Why West Jersey is dated on this site from 1674 rather than 1676

Many sources use 1676 as the earliest date for West Jersey. That was the year that a formal, and lasting, deed was created (the Quintipartite Deed) and the year the first 'constitution' was dated. It was in 1674, however, that John, Lord Berkeley sold his 'half-interest' in New Jersey to Quaker John Fenwick (on behalf of the bankrupt Edward Byllynge). Also in 1674 the grant for the 'half-interest' of Sir George Carteret was re-affirmed by James, Duke of York and the wording of that grant established the first, though short-lived, boundary line demarking the south-western limit of Carteret's share (the "Barnegat-Pennsauken" line).

Between 1674 and 1676 Penn and others were doing the planning and politicking that led to the 1676 deed and 'constitution.' The first Quaker settlers arrived in the Salem area in 1675 (Fenwick was too impatient to wait for Penn and company). So just as we recognize 1776 as the birth of the U. S., rather than 1788 when the constitution took effect, it is appropriate to date West Jersey from 1674 when it was established as a Quaker colony and given a provisional border with 'the other part' of Jersey.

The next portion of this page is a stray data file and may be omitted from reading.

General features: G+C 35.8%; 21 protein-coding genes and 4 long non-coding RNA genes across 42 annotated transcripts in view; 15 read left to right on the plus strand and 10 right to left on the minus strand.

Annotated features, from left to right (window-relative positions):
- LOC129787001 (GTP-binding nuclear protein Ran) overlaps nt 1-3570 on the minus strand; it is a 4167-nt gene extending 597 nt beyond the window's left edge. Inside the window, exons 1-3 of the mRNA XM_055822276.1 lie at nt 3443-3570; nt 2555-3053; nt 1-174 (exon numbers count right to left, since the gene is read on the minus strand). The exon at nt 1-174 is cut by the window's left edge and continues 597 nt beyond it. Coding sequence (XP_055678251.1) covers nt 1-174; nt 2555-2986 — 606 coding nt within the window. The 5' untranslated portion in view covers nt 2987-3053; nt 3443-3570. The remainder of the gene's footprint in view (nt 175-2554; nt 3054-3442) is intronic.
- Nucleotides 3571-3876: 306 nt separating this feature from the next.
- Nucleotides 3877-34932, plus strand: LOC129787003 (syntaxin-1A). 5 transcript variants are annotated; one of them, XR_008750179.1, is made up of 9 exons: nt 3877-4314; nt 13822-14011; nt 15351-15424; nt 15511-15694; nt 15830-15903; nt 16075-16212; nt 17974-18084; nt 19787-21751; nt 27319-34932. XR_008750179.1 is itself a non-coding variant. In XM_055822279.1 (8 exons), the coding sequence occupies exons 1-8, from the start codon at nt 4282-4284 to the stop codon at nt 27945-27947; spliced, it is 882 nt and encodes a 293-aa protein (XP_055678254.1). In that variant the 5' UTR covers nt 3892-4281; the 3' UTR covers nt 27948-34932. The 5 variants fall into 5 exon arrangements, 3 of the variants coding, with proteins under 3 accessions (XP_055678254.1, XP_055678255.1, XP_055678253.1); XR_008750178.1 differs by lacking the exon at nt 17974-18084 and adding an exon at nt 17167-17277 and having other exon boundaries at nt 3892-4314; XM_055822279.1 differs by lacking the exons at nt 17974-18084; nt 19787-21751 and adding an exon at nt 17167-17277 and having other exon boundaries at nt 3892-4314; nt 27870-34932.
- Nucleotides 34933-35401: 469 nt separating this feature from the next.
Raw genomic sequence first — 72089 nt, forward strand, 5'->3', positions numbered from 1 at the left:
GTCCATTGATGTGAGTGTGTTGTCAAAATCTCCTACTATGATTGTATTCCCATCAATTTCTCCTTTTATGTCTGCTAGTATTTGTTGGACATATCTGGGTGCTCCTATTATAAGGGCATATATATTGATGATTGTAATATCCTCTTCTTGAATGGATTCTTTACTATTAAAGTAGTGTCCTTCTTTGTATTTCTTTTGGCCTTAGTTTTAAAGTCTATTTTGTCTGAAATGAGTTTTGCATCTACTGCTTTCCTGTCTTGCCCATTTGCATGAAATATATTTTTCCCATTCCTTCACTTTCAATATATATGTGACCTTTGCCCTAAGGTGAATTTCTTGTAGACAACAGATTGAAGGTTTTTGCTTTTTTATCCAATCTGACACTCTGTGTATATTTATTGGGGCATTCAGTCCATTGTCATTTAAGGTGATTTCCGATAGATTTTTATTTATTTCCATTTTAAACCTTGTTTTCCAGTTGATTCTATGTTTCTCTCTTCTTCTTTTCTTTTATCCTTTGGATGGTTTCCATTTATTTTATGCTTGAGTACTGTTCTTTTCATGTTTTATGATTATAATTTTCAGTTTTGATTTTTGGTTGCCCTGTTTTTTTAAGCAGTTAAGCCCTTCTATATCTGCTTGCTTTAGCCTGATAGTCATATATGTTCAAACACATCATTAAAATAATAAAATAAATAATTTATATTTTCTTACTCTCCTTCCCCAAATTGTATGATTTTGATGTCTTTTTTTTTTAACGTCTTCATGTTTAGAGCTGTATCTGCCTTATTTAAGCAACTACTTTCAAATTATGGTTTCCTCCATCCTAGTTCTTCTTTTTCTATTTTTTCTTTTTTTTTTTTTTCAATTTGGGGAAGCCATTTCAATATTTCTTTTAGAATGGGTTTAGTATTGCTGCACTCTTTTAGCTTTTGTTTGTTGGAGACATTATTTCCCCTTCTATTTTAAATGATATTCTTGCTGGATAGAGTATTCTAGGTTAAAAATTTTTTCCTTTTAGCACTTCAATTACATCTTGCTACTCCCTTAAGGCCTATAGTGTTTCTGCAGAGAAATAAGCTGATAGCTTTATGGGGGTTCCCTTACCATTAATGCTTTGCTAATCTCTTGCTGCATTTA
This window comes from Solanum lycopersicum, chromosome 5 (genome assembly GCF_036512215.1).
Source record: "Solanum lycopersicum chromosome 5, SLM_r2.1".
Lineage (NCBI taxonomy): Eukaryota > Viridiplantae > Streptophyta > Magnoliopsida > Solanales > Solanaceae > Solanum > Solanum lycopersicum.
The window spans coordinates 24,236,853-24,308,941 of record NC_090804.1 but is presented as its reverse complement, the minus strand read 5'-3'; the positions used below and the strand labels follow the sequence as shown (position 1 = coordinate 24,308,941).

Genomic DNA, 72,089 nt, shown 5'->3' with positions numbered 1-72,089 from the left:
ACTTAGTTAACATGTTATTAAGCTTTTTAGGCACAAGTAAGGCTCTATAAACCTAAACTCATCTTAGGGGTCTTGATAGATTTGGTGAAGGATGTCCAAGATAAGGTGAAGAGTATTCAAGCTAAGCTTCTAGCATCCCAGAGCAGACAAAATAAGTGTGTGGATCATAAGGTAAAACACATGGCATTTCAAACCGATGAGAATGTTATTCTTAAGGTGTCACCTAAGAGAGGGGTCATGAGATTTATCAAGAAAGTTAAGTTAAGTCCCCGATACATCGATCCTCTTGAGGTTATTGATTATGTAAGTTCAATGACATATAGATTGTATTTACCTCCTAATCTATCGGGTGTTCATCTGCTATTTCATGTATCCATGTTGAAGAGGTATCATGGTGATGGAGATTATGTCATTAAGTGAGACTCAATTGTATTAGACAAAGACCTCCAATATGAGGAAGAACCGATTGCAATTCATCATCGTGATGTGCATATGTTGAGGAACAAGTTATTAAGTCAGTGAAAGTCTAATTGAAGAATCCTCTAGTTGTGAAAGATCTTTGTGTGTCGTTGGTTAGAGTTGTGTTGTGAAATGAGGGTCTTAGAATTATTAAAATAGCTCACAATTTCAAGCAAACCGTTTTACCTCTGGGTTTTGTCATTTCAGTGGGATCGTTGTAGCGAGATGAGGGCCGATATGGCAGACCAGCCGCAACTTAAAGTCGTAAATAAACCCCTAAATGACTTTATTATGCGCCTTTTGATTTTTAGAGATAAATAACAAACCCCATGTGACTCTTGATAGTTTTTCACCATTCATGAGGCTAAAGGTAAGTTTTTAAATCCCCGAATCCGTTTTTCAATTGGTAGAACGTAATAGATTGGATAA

As for the ending date of 1703: the surrender of the proprietors of East and West Jersey to the crown took place over many years. King William originally accepted the surrender in 1701, but no government was actually in place to replace the proprietary governments until the royal governor, Lord Cornbury took the oath of office in August 1703. The first session of the first Colonial Assembly of New Jersey as a royal colony did not occur until November 1703. (Thanks to Paul Schopp for providing this last insight and encouraging the use of 1703, rather than the traditional 1702, as the end of the proprietary government of West Jersey).

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Last updated: 2015 Eleventh Month, 9th.